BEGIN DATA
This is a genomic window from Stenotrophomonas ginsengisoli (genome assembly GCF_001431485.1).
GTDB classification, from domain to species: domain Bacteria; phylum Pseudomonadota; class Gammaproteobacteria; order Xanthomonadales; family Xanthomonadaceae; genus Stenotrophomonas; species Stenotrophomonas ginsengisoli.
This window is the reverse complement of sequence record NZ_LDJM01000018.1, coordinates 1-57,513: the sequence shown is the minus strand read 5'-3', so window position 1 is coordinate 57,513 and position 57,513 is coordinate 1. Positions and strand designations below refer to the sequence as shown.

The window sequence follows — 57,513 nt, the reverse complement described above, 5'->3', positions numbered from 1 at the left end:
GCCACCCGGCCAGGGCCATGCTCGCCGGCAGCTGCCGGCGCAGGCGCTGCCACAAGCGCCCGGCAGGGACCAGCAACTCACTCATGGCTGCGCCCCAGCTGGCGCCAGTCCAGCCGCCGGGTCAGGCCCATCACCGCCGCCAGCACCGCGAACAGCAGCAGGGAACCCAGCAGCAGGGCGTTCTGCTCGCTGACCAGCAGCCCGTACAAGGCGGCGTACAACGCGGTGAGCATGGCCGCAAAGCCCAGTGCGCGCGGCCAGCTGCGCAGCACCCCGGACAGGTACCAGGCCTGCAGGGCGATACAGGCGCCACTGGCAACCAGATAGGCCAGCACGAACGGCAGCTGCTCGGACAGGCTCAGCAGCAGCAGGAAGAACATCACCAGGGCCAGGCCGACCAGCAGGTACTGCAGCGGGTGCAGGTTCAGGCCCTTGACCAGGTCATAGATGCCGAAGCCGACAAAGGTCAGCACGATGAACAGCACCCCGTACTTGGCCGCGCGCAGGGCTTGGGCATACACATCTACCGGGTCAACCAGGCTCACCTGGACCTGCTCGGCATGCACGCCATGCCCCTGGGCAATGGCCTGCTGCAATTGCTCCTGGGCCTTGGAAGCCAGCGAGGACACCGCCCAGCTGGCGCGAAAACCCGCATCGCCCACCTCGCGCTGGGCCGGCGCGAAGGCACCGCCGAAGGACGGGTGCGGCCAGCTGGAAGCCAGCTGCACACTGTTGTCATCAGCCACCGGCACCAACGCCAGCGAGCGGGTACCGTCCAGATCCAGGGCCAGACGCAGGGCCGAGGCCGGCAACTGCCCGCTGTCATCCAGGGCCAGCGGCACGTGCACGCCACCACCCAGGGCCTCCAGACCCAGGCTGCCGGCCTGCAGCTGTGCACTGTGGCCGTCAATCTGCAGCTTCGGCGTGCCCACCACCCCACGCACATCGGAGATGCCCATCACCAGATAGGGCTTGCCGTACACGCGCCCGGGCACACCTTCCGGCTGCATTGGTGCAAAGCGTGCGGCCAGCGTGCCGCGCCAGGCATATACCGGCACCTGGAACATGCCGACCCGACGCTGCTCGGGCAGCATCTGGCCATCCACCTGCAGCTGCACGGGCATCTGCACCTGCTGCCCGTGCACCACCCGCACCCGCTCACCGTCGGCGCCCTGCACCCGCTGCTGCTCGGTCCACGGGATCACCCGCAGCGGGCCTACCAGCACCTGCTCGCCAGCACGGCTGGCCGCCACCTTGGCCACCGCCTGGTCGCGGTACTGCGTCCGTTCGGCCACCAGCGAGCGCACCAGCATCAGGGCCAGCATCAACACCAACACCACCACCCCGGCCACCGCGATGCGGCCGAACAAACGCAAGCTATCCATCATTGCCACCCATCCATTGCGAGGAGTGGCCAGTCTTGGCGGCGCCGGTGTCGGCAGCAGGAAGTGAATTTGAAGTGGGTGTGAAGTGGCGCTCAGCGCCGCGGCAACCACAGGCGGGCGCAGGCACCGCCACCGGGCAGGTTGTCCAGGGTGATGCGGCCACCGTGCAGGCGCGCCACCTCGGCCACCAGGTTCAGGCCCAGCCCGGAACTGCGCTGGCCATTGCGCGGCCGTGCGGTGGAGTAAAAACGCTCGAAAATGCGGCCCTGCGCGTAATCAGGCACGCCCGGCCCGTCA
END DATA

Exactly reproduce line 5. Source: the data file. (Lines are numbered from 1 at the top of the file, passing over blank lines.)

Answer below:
GCCACCCGGCCAGGGCCATGCTCGCCGGCAGCTGCCGGCGCAGGCGCTGCCACAAGCGCCCGGCAGGGACCAGCAACTCACTCATGGCTGCGCCCCAGCTGGCGCCAGTCCAGCCGCCGGGTCAGGCCCATCACCGCCGCCAGCACCGCGAACAGCAGCAGGGAACCCAGCAGCAGGGCGTTCTGCTCGCTGACCAGCAGCCCGTACAAGGCGGCGTACAACGCGGTGAGCATGGCCGCAAAGCCCAGTGCGCGCGGCCAGCTGCGCAGCACCCCGGACAGGTACCAGGCCTGCAGGGCGATACAGGCGCCACTGGCAACCAGATAGGCCAGCACGAACGGCAGCTGCTCGGACAGGCTCAGCAGCAGCAGGAAGAACATCACCAGGGCCAGGCCGACCAGCAGGTACTGCAGCGGGTGCAGGTTCAGGCCCTTGACCAGGTCATAGATGCCGAAGCCGACAAAGGTCAGCACGATGAACAGCACCCCGTACTTGGCCGCGCGCAGGGCTTGGGCATACACATCTACCGGGTCAACCAGGCTCACCTGGACCTGCTCGGCATGCACGCCATGCCCCTGGGCAATGGCCTGCTGCAATTGCTCCTGGGCCTTGGAAGCCAGCGAGGACACCGCCCAGCTGGCGCGAAAACCCGCATCGCCCACCTCGCGCTGGGCCGGCGCGAAGGCACCGCCGAAGGACGGGTGCGGCCAGCTGGAAGCCAGCTGCACACTGTTGTCATCAGCCACCGGCACCAACGCCAGCGAGCGGGTACCGTCCAGATCCAGGGCCAGACGCAGGGCCGAGGCCGGCAACTGCCCGCTGTCATCCAGGGCCAGCGGCACGTGCACGCCACCACCCAGGGCCTCCAGACCCAGGCTGCCGGCCTGCAGCTGTGCACTGTGGCCGTCAATCTGCAGCTTCGGCGTGCCCACCACCCCACGCACATCGGAGATGCCCATCACCAGATAGGGCTTGCCGTACACGCGCCCGGGCACACCTTCCGGCTGCATTGGTGCAAAGCGTGCGGCCAGCGTGCCGCGCCAGGCATATACCGGCACCTGGAACATGCCGACCCGACGCTGCTCGGGCAGCATCTGGCCATCCACCTGCAGCTGCACGGGCATCTGCACCTGCTGCCCGTGCACCACCCGCACCCGCTCACCGTCGGCGCCCTGCACCCGCTGCTGCTCGGTCCACGGGATCACCCGCAGCGGGCCTACCAGCACCTGCTCGCCAGCACGGCTGGCCGCCACCTTGGCCACCGCCTGGTCGCGGTACTGCGTCCGTTCGGCCACCAGCGAGCGCACCAGCATCAGGGCCAGCATCAACACCAACACCACCACCCCGGCCACCGCGATGCGGCCGAACAAACGCAAGCTATCCATCATTGCCACCCATCCATTGCGAGGAGTGGCCAGTCTTGGCGGCGCCGGTGTCGGCAGCAGGAAGTGAATTTGAAGTGGGTGTGAAGTGGCGCTCAGCGCCGCGGCAACCACAGGCGGGCGCAGGCACCGCCACCGGGCAGGTTGTCCAGGGTGATGCGGCCACCGTGCAGGCGCGCCACCTCGGCCACCAGGTTCAGGCCCAGCCCGGAACTGCGCTGGCCATTGCGCGGCCGTGCGGTGGAGTAAAAACGCTCGAAAATGCGGCCCTGCGCGTAATCAGGCACGCCCGGCCCGTCA